Starting August 1st, the Science Fiction & Fantasy Writers of America will be taking membership applications from writers in the gaming industry, but not without some hitches.
Founded in 1965, the SFWA brings together under one umbrella successful and influential writers of horror, science fiction, and fantasy. Its easily the most efficient non-profit writer’s organization, and the website boasts that it has accumulated over 1,800 members since its inception. Before this announcement, the guild was comprised of mostly artists, editors, and other allied professionals, games excluded. Each year, they give out the coveted Nebula Award for best literary and dramatic works of speculative fiction.
There are some restrictive requirements needed for application that potentially will alienate certain gaming writers. First, you will need proof that your work has sold. You need at least “one paid sale of a minimum of 40,000 words to a qualified market, or three paid sales to qualified markets totaling at least 10,000 words…[or a] net income of at least 3,000 from a game that includes at least 40,000 words of text (not including game mechanics), over the course of a 12 month period.” Crowd-funding applies, so many of the more artistic independent game writers can submit an application.
However, there is a small caveat that ostracizes some of the more successful gaming writers. You are currently excluded from membership if you currently hold a full-time salaried position as a writer. Patrick Weekes, a writer for BioWare, and author of the Rogues of Republic series, has openly criticized the SFWA for this exclusion:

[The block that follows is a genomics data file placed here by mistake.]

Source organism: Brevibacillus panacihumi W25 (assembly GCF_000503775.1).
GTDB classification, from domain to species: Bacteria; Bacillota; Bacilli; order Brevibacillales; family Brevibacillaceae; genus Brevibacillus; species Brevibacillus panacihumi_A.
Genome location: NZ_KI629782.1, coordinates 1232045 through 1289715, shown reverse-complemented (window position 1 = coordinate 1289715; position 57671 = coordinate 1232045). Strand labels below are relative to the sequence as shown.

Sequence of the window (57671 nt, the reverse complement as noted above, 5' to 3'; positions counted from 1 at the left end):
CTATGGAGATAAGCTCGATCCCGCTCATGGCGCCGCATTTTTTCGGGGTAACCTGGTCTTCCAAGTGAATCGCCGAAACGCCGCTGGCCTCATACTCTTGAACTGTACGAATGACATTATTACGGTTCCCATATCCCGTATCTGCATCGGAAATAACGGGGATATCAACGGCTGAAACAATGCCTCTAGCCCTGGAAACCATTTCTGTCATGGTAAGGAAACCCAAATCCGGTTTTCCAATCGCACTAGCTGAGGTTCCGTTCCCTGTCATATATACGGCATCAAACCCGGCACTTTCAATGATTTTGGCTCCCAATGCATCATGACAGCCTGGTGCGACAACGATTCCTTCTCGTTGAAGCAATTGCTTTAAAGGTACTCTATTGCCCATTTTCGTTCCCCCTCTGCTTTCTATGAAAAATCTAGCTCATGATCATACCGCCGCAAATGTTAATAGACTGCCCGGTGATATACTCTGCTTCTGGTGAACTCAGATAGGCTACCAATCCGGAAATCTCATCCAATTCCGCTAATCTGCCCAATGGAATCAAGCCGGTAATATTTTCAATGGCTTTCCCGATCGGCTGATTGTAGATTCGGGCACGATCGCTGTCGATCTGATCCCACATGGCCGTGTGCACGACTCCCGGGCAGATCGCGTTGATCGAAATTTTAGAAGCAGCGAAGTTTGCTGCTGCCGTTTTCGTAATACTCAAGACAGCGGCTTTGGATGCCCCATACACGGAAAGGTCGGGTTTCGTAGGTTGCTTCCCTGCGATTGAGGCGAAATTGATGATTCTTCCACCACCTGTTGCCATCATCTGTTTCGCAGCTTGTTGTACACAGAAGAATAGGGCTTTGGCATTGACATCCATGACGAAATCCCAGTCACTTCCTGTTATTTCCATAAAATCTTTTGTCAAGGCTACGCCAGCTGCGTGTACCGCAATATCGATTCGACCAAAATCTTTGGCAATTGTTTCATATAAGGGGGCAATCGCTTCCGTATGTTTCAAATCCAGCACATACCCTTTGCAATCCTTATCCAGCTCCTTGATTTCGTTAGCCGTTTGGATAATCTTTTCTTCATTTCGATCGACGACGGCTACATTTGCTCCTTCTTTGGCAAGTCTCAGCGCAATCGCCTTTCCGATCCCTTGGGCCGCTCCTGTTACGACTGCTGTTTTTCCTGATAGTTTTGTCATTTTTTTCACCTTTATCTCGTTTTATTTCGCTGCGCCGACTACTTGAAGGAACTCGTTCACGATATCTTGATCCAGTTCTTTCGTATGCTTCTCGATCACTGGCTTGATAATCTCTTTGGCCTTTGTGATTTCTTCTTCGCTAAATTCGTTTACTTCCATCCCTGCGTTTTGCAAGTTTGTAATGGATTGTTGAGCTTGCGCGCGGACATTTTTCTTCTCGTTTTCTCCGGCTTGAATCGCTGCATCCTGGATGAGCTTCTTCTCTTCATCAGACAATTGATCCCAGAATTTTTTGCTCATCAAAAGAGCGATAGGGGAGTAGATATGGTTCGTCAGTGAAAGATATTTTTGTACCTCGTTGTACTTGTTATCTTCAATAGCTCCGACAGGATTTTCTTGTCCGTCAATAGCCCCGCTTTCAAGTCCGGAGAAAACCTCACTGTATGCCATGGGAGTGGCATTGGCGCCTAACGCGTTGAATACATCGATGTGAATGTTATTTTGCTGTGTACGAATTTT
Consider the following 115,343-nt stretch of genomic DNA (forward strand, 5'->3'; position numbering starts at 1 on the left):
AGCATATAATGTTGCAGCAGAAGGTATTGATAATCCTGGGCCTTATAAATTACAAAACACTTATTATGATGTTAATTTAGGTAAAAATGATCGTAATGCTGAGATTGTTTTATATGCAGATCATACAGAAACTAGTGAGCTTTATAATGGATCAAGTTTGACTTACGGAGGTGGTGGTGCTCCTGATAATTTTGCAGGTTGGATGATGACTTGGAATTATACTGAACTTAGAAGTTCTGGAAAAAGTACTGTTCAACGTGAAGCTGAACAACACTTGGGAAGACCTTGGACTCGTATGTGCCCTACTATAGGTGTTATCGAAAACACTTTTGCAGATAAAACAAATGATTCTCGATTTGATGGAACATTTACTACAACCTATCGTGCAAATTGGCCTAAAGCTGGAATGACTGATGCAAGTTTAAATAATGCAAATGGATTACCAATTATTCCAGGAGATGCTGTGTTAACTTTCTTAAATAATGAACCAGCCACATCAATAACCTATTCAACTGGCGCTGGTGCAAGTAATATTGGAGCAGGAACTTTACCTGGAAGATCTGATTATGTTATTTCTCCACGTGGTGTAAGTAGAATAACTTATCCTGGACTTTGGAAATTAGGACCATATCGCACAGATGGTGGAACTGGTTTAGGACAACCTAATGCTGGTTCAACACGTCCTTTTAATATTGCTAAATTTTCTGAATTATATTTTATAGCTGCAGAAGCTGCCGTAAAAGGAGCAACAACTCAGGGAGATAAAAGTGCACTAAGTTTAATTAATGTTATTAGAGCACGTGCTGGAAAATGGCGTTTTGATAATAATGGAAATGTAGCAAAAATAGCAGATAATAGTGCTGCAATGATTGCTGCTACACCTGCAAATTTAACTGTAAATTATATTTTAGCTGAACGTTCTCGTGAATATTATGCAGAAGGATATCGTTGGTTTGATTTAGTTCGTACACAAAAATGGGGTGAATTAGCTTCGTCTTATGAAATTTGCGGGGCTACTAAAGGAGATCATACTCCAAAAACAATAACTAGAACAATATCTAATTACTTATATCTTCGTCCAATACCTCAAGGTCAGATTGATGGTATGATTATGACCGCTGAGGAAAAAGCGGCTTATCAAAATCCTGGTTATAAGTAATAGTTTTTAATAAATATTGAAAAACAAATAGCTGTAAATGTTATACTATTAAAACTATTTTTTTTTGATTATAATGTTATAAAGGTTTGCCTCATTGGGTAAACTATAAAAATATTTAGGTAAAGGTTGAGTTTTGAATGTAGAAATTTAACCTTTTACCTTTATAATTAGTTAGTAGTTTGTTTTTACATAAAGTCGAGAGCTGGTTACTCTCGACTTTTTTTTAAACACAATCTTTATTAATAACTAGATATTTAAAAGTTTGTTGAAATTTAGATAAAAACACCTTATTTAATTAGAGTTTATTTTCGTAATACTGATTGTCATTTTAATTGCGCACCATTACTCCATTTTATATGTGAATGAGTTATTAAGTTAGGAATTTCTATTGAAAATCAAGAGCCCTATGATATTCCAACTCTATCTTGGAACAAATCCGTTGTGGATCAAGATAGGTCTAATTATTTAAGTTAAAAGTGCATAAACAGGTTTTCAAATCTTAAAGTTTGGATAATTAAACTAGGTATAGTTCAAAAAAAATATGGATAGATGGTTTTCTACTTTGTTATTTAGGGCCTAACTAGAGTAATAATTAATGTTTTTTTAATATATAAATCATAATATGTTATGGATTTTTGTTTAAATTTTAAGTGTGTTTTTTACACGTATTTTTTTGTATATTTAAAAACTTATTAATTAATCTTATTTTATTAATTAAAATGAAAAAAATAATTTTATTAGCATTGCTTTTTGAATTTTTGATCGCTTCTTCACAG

Oh, the SFWA thing is dumber than I thought. The fact that I draw a salary as a full-time writer automatically disqualifies me. Farewell!
— Patrick Weekes (@PatrickWeekes) July 20, 2016
However, in a recent Q&A interview, the SFWA has claimed that this restriction has been no more than an “oversight”, and are “re-examining this [issue] in light of the many people pointing out the issues with it.” In addition, they have almost been toying with the idea for a specific game-writing Nebula Award for future award ceremonies. The spokesperson for the SFWA mentions that someone who is heavily invested into games herself, they are looking forward to the inclusion of more writers from this field. This is a small step forward in recognizing the many talents that work diligently to produce meaningful works through the medium, and encouraging others to see gaming as a respected occupation and art form.